I was pleased when a young engineer came up to me and said that my talk had made him feel better about his career in manufacturing. I was speaking to a group this week about U.S. manufacturing – where exactly the industry was since the Great Recession ended in June 2009. So much talk has been made of a manufacturing renaissance and yet it is difficult at best to make the case that we are in the middle of one. That’s why I titled my talk “The Manufacturing GPS” – to step back and try to get our bearings. Here are some of my thoughts:
We’ve made the transition from “manufacturing is dead” to realizing that manufacturing is a vital element of a healthy U.S. economy. Have we done enough to help manufacturing through tax reform, trade policy and other initiatives? No. But at least we’ve changed the national conversation.
Manufacturing lost 5.1 million jobs during the decade of the 2000s. Most of those jobs are not coming back. Some of that job loss could have been prevented but much of it was going to occur as manufacturers sought to improve their productivity through new technology and globalize their businesses. But industrial production is almost back to its pre-recession peak and labor productivity is continuing to rise. That’s progress and it’s a positive indicator for long-term growth in manufacturing employment.
Reshoring has not meant a flood of jobs coming to America yet but surveys such as Grant Thornton’s 2013 Realities of Reshoring survey show a strong upsurge in companies planning to move production back to the U.S. Global companies are going to produce where their products are consumed. And that means the largest economy in the world should see an upswing in manufacturing employment as the U.S. economy grows and production here becomes more competitive.
The U.S. energy revolution is still in its early stages. Billions are being spent on new energy infrastructure and facilities, much of which is not in operation yet. The U.S. is the largest natural gas producer in the world and should be the largest oil producer in a few years. That’s a huge competitive advantage for U.S. industry, which consumes about 22% of the energy in the U.S.
China is a formidable competitor and an enormous market, but it does not have a stranglehold on manufacturing. China attracted manufacturing because of cheap labor and various government incentives. Labor rates are rising rapidly in China and the country’s enormous surplus of cheap labor is drying up as the population ages. The burgeoning Chinese middle class will ramp up consumer spending. Those both promise good things for U.S. manufacturing as a competitor and a supplier.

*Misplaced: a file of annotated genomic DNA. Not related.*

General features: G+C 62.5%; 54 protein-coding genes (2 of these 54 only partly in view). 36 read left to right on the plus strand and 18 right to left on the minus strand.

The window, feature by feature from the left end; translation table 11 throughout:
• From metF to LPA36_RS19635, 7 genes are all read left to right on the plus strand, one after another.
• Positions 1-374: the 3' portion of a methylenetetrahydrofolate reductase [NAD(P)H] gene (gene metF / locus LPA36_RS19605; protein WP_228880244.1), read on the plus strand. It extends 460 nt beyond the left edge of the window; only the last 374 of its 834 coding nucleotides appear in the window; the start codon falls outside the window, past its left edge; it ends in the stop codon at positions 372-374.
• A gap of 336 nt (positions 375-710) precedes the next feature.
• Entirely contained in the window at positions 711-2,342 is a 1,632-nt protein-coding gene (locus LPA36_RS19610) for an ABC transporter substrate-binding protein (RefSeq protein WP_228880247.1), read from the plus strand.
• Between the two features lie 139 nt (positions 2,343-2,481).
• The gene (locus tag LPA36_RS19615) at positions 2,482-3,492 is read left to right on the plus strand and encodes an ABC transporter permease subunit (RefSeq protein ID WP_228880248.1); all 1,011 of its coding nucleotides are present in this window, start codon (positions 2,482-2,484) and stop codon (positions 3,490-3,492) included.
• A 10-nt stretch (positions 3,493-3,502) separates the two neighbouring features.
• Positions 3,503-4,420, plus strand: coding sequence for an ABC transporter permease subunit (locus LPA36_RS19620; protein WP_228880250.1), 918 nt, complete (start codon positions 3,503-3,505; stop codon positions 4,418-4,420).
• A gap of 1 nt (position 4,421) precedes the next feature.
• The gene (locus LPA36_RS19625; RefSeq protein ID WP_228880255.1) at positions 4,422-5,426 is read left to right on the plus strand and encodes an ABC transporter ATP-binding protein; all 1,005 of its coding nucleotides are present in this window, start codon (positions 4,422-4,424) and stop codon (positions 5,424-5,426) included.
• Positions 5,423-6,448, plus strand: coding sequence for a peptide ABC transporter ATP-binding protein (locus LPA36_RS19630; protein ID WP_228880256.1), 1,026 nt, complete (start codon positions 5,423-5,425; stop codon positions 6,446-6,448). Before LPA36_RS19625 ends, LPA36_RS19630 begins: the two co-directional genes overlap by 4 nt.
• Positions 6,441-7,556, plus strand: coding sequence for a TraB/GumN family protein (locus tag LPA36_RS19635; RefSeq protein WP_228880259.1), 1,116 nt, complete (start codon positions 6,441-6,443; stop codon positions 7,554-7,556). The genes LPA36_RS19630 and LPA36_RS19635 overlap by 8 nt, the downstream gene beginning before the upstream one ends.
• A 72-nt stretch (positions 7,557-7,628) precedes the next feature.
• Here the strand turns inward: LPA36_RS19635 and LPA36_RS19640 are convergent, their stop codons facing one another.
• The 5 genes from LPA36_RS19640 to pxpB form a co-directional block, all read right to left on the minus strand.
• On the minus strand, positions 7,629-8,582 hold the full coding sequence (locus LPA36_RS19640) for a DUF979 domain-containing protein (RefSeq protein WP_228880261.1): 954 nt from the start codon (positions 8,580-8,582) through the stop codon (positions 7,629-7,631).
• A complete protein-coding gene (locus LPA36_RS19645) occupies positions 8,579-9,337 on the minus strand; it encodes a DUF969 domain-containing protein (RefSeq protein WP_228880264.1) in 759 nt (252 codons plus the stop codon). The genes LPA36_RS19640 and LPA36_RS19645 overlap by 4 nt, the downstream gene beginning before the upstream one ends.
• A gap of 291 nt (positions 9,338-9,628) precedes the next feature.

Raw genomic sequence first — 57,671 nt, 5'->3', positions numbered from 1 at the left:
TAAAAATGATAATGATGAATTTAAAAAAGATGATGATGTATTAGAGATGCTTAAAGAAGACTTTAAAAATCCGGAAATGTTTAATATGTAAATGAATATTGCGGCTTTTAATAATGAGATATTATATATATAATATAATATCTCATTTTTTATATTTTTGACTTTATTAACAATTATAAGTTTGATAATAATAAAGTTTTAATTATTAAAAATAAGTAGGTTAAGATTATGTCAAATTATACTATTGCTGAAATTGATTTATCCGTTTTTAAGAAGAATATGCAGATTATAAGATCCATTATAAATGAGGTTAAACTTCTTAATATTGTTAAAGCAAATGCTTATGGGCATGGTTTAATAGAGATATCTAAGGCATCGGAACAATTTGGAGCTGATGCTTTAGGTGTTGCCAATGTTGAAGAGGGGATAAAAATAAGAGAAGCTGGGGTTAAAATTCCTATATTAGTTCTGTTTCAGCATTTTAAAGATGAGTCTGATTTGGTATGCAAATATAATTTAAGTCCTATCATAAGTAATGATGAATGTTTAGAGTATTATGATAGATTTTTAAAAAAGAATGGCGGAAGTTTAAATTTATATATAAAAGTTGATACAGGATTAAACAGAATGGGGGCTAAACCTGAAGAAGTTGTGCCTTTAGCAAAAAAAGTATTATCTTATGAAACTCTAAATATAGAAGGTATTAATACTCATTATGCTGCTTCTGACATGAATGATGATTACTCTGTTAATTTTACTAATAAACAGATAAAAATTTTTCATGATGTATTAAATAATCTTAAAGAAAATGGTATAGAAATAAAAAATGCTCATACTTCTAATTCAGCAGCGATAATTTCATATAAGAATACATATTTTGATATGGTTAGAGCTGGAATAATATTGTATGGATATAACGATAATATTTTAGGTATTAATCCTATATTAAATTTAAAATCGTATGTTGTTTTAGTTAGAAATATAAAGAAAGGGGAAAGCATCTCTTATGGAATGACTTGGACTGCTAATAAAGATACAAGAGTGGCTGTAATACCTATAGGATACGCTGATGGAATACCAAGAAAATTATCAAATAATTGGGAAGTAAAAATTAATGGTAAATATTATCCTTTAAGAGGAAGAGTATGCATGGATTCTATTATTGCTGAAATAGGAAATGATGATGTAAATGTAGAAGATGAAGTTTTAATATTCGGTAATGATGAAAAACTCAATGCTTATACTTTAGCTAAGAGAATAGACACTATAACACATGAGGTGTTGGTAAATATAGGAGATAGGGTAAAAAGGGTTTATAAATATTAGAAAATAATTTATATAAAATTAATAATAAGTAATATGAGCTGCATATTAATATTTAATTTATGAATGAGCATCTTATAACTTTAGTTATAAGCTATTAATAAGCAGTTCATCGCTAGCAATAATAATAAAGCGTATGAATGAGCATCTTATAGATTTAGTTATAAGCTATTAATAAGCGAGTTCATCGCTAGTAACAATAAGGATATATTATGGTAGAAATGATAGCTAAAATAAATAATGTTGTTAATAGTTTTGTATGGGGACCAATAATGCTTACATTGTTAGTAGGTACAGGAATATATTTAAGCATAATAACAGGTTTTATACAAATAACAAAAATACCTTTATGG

Innovation turns out to be a more complex chemistry than many had imagined. With sophisticated communications and software systems, we thought that we could develop technologies and products in the U.S. and produce them in low-cost countries. But notable research by Harvard professors Gary Pisano and Willy Shih, and others has demonstrated that there is a notable benefit to the interplay between R&D and production. We put long distances between them at our peril. Maintaining production in the U.S. carries important benefits for U.S. innovation, our national competitiveness and our national defense.
Advances in additive manufacturing, robotics and manufacturing software are going to help level the manufacturing playing field. U.S. manufacturers that take advantage of these technologies will help minimize the effects of labor arbitrage and allow inherent benefits such as cheaper transportation, quicker delivery times, intellectual property security and an innovative, open culture to shine through.
Continuous improvement methodologies such as lean manufacturing and Six Sigma are taking root in U.S. manufacturing and providing significant productivity and quality advantages. Take a few minutes to look at the gains enjoyed by our most recent Best Plants winners and then imagine those transformations across U.S. manufacturing!
President Obama’s decision to appoint Vice President Biden to make a comprehensive review of our government-funded training programs is a welcome step. Baby boomers are leaving the workforce at the rate of 10,000 a day. Manufacturing has thousands of good-paying jobs available but they require skills that are in short supply. Again, there is lots of work to do but we are starting to recognize that vocational skills offer a path to a middle-class life and can’t be ignored by our educational system.
So are we in the midst of a manufacturing renaissance? To answer that question, you’d need a definition of what exactly a renaissance entails. But my sense is that despite the job loss of the past decade, we’re in a healthier place regarding manufacturing than we were a decade ago. We understand better manufacturing’s role in the economy. Manufacturers today are tough, able competitors. The industry is rising to the challenge of marketing itself to creative young minds who will develop better processes and great new products. There are no assurances but I think American manufacturing is at an inflection point and I’m placing my bet on better days ahead.
What is your GPS telling you? I welcome your comments.